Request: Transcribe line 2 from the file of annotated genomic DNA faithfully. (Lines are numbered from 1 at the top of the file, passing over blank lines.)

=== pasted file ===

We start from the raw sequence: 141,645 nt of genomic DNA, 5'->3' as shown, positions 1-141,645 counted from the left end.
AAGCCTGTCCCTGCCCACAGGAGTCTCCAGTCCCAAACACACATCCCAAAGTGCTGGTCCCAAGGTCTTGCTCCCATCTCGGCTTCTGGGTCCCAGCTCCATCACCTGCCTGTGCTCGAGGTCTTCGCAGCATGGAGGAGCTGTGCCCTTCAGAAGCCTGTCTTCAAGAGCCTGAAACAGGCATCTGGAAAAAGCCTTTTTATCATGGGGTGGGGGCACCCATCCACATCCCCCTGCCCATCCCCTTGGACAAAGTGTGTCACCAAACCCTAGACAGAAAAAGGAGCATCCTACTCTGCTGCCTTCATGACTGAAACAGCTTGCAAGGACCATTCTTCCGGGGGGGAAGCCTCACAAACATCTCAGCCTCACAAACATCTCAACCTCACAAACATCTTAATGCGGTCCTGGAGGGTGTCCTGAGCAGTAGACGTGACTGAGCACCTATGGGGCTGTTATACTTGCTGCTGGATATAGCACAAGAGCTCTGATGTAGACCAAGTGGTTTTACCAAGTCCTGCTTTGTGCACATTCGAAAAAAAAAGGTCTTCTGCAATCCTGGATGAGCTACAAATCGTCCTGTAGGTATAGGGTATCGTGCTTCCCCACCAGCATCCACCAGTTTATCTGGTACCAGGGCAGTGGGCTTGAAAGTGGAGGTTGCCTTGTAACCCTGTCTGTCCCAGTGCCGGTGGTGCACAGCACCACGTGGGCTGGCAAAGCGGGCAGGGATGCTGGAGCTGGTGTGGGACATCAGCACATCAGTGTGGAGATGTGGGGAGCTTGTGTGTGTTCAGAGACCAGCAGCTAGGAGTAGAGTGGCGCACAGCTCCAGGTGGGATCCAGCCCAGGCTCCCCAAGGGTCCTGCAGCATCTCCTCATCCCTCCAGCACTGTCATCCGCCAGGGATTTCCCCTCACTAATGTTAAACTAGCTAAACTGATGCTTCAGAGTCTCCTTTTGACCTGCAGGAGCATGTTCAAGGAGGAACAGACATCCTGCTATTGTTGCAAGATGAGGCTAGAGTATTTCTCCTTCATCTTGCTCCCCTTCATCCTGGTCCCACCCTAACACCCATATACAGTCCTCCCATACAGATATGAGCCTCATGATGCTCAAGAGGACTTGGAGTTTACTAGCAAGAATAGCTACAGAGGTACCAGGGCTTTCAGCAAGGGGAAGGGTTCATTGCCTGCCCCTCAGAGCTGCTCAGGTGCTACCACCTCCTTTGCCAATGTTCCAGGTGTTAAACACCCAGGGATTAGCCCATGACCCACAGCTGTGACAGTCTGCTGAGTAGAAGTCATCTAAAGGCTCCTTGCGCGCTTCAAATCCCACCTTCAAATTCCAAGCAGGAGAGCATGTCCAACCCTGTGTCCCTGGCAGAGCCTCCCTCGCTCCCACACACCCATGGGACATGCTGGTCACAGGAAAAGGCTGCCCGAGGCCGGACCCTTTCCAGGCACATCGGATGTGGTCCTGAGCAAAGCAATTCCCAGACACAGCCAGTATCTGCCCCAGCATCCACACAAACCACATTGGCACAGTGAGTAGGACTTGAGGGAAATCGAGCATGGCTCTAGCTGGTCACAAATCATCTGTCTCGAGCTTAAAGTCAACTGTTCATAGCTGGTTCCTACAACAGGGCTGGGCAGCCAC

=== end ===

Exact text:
AAGCCTGTCCCTGCCCACAGGAGTCTCCAGTCCCAAACACACATCCCAAAGTGCTGGTCCCAAGGTCTTGCTCCCATCTCGGCTTCTGGGTCCCAGCTCCATCACCTGCCTGTGCTCGAGGTCTTCGCAGCATGGAGGAGCTGTGCCCTTCAGAAGCCTGTCTTCAAGAGCCTGAAACAGGCATCTGGAAAAAGCCTTTTTATCATGGGGTGGGGGCACCCATCCACATCCCCCTGCCCATCCCCTTGGACAAAGTGTGTCACCAAACCCTAGACAGAAAAAGGAGCATCCTACTCTGCTGCCTTCATGACTGAAACAGCTTGCAAGGACCATTCTTCCGGGGGGGAAGCCTCACAAACATCTCAGCCTCACAAACATCTCAACCTCACAAACATCTTAATGCGGTCCTGGAGGGTGTCCTGAGCAGTAGACGTGACTGAGCACCTATGGGGCTGTTATACTTGCTGCTGGATATAGCACAAGAGCTCTGATGTAGACCAAGTGGTTTTACCAAGTCCTGCTTTGTGCACATTCGAAAAAAAAAGGTCTTCTGCAATCCTGGATGAGCTACAAATCGTCCTGTAGGTATAGGGTATCGTGCTTCCCCACCAGCATCCACCAGTTTATCTGGTACCAGGGCAGTGGGCTTGAAAGTGGAGGTTGCCTTGTAACCCTGTCTGTCCCAGTGCCGGTGGTGCACAGCACCACGTGGGCTGGCAAAGCGGGCAGGGATGCTGGAGCTGGTGTGGGACATCAGCACATCAGTGTGGAGATGTGGGGAGCTTGTGTGTGTTCAGAGACCAGCAGCTAGGAGTAGAGTGGCGCACAGCTCCAGGTGGGATCCAGCCCAGGCTCCCCAAGGGTCCTGCAGCATCTCCTCATCCCTCCAGCACTGTCATCCGCCAGGGATTTCCCCTCACTAATGTTAAACTAGCTAAACTGATGCTTCAGAGTCTCCTTTTGACCTGCAGGAGCATGTTCAAGGAGGAACAGACATCCTGCTATTGTTGCAAGATGAGGCTAGAGTATTTCTCCTTCATCTTGCTCCCCTTCATCCTGGTCCCACCCTAACACCCATATACAGTCCTCCCATACAGATATGAGCCTCATGATGCTCAAGAGGACTTGGAGTTTACTAGCAAGAATAGCTACAGAGGTACCAGGGCTTTCAGCAAGGGGAAGGGTTCATTGCCTGCCCCTCAGAGCTGCTCAGGTGCTACCACCTCCTTTGCCAATGTTCCAGGTGTTAAACACCCAGGGATTAGCCCATGACCCACAGCTGTGACAGTCTGCTGAGTAGAAGTCATCTAAAGGCTCCTTGCGCGCTTCAAATCCCACCTTCAAATTCCAAGCAGGAGAGCATGTCCAACCCTGTGTCCCTGGCAGAGCCTCCCTCGCTCCCACACACCCATGGGACATGCTGGTCACAGGAAAAGGCTGCCCGAGGCCGGACCCTTTCCAGGCACATCGGATGTGGTCCTGAGCAAAGCAATTCCCAGACACAGCCAGTATCTGCCCCAGCATCCACACAAACCACATTGGCACAGTGAGTAGGACTTGAGGGAAATCGAGCATGGCTCTAGCTGGTCACAAATCATCTGTCTCGAGCTTAAAGTCAACTGTTCATAGCTGGTTCCTACAACAGGGCTGGGCAGCCAC